KKR & Co. (KKR), the New York-based private-equity firm run by Henry Kravis and George Roberts, expects a “real opportunity” in Spain and plans to invest in countries or regions where most investors avoid.
All but two or three large banks in Spain face difficulties, Kravis told reporters Singapore, and companies can’t get capital. Spain’s economy contracted for a fifth quarter, adding pressure on Premier Mariano Rajoy to seek more European aid even as the euro area’s fourth-largest economy met a bill-sales target.
“That creates a real opportunity for us because we will go in and say look we’re perfectly happy, willing to buy the asset off your bank or because a company can’t get financing, be it equity or debt financing,” he said. “We see that as an opportunity because we’ll be there.”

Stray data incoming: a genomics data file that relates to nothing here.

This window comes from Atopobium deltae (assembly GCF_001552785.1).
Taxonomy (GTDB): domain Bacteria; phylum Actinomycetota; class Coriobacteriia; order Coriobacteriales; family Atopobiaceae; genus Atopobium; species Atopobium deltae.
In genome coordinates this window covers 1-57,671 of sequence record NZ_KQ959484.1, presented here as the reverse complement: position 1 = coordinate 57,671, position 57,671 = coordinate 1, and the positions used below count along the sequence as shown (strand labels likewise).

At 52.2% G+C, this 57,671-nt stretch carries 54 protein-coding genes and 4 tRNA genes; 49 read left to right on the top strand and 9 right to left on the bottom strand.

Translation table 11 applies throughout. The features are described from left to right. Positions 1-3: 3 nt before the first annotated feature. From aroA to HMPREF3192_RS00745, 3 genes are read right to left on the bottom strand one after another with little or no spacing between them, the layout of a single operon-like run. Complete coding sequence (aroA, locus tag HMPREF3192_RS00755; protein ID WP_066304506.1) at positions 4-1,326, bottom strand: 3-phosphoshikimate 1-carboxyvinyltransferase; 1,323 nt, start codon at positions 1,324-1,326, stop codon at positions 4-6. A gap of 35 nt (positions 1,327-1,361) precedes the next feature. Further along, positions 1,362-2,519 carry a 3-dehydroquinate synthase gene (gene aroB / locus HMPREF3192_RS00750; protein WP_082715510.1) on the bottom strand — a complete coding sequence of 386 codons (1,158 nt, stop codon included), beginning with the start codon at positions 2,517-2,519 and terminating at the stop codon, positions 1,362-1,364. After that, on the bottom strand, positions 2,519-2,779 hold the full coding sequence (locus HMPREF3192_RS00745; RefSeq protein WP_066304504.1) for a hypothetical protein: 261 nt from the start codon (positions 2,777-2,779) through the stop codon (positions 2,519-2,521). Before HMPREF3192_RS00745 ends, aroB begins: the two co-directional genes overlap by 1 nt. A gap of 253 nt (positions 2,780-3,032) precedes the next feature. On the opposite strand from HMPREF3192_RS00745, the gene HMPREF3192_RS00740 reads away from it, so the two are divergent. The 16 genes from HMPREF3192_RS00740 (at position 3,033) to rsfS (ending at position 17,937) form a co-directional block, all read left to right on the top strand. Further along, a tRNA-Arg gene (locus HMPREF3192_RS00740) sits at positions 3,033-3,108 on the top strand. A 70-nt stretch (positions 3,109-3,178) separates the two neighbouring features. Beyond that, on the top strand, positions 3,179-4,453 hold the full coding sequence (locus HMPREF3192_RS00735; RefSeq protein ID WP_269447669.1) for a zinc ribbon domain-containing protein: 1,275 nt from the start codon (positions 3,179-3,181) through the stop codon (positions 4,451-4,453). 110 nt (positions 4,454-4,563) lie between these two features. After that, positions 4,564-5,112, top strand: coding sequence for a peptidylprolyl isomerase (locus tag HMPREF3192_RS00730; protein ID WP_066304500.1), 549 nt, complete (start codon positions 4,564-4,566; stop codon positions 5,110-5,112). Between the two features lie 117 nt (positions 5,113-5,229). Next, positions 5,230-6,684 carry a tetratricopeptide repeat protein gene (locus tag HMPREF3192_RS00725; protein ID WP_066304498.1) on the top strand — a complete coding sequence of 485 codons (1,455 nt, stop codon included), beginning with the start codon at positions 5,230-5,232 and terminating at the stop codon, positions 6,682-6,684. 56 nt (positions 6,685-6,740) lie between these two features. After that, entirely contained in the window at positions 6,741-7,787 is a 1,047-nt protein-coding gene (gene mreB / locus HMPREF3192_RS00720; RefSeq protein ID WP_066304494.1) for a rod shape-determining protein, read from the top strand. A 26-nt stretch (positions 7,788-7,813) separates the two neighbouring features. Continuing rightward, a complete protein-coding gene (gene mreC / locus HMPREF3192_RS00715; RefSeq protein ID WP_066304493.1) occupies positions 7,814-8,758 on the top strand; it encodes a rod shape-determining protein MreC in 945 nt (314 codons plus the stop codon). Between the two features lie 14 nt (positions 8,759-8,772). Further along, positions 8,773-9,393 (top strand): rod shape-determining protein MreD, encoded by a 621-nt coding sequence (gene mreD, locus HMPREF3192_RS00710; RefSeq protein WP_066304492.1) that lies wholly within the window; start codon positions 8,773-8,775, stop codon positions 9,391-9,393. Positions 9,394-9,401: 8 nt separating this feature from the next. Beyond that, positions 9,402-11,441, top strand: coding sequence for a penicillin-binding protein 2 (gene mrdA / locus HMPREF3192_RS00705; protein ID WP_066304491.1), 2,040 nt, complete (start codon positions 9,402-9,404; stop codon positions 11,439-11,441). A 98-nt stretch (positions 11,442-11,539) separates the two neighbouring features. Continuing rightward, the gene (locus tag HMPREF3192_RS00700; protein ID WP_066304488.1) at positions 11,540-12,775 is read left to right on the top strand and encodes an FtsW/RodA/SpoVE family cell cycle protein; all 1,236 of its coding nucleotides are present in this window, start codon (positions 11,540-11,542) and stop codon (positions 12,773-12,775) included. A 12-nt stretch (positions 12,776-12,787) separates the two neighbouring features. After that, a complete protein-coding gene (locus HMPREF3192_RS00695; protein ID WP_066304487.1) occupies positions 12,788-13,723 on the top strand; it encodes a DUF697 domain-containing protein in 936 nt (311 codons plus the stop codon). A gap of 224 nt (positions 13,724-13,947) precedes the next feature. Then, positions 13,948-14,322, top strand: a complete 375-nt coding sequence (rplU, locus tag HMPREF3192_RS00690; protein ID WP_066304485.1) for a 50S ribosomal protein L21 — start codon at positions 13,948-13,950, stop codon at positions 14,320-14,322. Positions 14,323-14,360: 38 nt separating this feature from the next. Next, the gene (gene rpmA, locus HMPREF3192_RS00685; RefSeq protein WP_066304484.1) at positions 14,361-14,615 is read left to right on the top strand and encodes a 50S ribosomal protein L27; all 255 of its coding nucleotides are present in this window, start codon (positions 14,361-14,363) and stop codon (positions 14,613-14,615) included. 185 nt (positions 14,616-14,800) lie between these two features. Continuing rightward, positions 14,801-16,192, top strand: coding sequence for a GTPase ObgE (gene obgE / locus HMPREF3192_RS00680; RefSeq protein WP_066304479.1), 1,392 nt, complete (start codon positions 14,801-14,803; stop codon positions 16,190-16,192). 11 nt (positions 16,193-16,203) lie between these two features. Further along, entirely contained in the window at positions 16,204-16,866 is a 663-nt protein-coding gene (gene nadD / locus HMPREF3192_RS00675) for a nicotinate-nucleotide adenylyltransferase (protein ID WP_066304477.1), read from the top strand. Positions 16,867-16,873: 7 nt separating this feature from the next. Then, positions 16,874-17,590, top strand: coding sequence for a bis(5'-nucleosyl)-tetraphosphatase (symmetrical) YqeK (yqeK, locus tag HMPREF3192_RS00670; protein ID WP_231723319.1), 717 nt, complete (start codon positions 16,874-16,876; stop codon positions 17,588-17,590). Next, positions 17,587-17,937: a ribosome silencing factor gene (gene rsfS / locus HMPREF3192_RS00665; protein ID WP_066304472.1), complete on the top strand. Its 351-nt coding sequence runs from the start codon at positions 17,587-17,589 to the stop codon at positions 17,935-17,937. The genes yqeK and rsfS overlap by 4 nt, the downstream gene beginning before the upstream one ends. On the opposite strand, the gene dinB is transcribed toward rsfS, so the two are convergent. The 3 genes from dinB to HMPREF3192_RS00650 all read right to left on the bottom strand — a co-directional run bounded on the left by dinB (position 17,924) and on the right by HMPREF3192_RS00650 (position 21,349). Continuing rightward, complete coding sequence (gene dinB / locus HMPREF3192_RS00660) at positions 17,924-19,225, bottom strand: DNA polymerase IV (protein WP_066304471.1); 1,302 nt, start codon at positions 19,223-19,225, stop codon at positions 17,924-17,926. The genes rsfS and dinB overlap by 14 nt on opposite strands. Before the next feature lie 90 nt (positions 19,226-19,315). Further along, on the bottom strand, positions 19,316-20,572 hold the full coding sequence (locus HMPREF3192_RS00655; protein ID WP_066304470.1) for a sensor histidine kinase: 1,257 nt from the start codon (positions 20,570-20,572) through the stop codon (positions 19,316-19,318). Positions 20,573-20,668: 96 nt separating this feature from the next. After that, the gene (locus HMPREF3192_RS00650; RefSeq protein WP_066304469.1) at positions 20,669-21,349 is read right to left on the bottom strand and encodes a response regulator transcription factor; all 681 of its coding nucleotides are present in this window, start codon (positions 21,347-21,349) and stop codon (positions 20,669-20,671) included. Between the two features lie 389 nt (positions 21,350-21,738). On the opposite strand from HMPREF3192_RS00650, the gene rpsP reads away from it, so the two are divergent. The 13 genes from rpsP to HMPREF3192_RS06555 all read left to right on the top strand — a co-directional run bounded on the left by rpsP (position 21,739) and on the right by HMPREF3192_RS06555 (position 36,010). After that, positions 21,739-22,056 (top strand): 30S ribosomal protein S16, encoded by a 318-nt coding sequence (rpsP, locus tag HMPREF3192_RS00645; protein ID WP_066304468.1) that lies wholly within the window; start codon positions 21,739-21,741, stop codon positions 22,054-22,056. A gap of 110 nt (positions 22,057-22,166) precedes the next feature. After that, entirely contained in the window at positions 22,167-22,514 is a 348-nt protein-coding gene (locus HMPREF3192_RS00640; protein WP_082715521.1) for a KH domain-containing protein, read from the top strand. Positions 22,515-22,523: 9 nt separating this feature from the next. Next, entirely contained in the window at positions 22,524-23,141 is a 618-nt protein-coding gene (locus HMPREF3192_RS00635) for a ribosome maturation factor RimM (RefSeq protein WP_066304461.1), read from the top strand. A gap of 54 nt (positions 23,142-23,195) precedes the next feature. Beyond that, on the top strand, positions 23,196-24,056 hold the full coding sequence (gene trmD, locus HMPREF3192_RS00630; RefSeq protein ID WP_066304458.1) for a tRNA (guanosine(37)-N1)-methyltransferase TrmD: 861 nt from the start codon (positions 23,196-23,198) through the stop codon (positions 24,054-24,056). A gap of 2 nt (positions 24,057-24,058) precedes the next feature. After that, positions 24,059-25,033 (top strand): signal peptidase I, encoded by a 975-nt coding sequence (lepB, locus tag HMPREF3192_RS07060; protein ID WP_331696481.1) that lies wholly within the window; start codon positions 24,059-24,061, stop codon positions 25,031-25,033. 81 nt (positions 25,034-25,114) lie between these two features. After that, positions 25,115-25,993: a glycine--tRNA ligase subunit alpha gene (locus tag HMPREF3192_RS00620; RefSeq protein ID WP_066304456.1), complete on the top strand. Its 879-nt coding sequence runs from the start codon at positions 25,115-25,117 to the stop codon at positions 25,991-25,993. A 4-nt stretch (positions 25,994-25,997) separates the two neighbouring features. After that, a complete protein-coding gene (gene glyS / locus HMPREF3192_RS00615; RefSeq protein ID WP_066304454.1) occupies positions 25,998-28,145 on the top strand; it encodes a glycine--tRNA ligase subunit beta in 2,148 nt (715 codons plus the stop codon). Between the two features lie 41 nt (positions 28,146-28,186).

The country’s bonds have declined since European Union leaders last week failed to discuss further aid for the nation at a Brussels summit. Rajoy has struggled to trim a 2011 budget deficit that was more than three times the EU limit, after the country’s deepening recession pushed the jobless rate over 25 percent, sapping demand and tax revenue.
KKR may also seek investments in China, a market that’s “highly fragmented,” according to Joe Bae, managing partner of KKR Asia. The firm has made 14 investments in China in the past seven years, he said.
“What people don’t appreciate sometimes is that there’s been a dramatic decline in valuation multiples in that marketplace,” Bae said. “As long-term investors, that’s a very, very positive trade-off. We are actually quite bullish on China right now.”
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